Hey, look. Sigs are back.
#63
Quote by DisarmGoliath
I'm only quoting this to annoy Slacker, and because it's the first time in my presence on UG that I've ever seen him make a mistake (one I've noticed, at least), trivial or not, and I like to remind myself that even the great aren't truly infallible.



I'm constantly making mistakes like that, mainly because I have a mild form of dyslexia.

It wasn't so long ago that I had a spate of spelling 'certain' as 'cirtain' and I really struggled getting out of that habit.
#64
The answers here kinda surprise me, I was expecting a lot more.. modern stuff. Personally it's usually films, music, even people on here, just things that I think make sense in a way that I haven't seen before and make me think that inspire my current way of thinking and seeing things.

Of course I can't say I know anything about the old "thinkers" and whatnot.
Last edited by Bob_Sacamano at Nov 4, 2012,
#66
Quote by SlackerBabbath


I'm constantly making mistakes like that, mainly because I have a mild form of dyslexia.

Well, thanks for making me feel like a complete and utter bastard!



It wasn't so long ago that I had a spate of spelling 'certain' as 'cirtain' and I really struggled getting out of that habit.

Don't worry, I swear as school becomes more and more distant in the past (currently 5 years since I took my A Levels) I am having to check I've spelled something correctly more often. Then again, it doesn't help spending half my time typing on a Mac which wants to auto-correct to American English all the time.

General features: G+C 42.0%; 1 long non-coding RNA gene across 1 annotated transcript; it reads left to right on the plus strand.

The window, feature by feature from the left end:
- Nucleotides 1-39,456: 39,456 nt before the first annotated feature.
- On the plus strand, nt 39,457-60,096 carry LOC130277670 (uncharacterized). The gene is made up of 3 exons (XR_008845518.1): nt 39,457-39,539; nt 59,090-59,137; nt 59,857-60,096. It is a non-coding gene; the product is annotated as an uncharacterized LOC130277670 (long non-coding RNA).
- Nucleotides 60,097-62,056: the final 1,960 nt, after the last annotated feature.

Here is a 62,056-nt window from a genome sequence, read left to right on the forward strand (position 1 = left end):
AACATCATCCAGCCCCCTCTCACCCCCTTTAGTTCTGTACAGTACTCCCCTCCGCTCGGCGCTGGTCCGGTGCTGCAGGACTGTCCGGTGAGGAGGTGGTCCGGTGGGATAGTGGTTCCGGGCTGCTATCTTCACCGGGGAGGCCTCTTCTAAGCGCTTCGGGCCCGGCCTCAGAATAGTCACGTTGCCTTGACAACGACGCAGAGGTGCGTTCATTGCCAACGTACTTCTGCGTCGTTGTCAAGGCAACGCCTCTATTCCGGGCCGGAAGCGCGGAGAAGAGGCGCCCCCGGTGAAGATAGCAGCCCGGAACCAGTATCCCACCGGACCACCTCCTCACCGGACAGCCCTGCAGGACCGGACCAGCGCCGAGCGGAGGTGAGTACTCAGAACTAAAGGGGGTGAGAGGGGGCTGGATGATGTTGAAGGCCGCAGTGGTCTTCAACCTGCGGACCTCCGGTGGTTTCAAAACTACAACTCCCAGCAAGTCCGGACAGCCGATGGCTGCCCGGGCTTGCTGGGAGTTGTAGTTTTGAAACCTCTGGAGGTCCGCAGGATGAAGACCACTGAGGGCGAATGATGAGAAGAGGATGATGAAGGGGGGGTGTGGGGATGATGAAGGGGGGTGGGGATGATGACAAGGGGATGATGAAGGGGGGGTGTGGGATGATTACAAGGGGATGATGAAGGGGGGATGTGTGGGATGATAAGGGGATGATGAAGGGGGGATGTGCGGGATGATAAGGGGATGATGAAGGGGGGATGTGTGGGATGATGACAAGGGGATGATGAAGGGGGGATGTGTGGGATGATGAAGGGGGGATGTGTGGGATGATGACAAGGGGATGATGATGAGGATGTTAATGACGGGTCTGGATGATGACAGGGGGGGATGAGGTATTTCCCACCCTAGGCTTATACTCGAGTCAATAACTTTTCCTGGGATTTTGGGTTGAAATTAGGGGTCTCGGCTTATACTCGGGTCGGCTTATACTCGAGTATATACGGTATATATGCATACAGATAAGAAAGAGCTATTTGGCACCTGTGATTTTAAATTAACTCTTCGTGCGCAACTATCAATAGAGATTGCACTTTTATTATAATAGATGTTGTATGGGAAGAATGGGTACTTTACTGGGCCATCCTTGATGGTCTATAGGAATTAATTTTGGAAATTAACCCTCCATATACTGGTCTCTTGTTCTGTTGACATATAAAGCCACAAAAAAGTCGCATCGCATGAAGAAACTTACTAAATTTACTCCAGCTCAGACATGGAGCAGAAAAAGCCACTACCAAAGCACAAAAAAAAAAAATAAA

Hey, look. Sigs are back.
#67
Quote by DisarmGoliath


Don't worry, I swear as school becomes more and more distant in the past (currently 5 years since I took my A Levels) I am having to check I've spelled something correctly more often. Then again, it doesn't help spending half my time typing on a Mac which wants to auto-correct to Correct English all the time.

ftfy

Just kidding, I don't want to start another language war here.
Quote by Trowzaa
I wish I was American.

~ A Rolling Potato Gathers No Moss ~
#68
Christopher Hitchens
"The man that hath no music in himself, nor is not moved with concord of sweet sounds, is fit for treasons, stratagems, and spoils. The motions of his spirit are dull as night, and his affections dark as Erebus. Let no such man be trusted."
#72
Quote by eGraham
ftfy

Just kidding, I don't want to start another language war here.

Oh, you!
Hey, look. Sigs are back.
#73
Quote by SlackerBabbath


I'm constantly making mistakes like that, mainly because I have a mild form of dyslexia.

It wasn't so long ago that I had a spate of spelling 'certain' as 'cirtain' and I really struggled getting out of that habit.

ugh that reminds me, i was told i was dyslexic in year 6 because i couldn't spell shit, but it was complete bollocks because i did good in my english gcse, i'm just a late bloomer (in many things, for example i did better in my maths AS level than my maths GCSE)

i think my intellectual influences are stephen pinker, stephen hawking, nick tyson, isaac newton, shakespeare, pythagorus and socrates
Click here to hear my BOB DYLAN (Blowing in the Wind) out right now May 2k17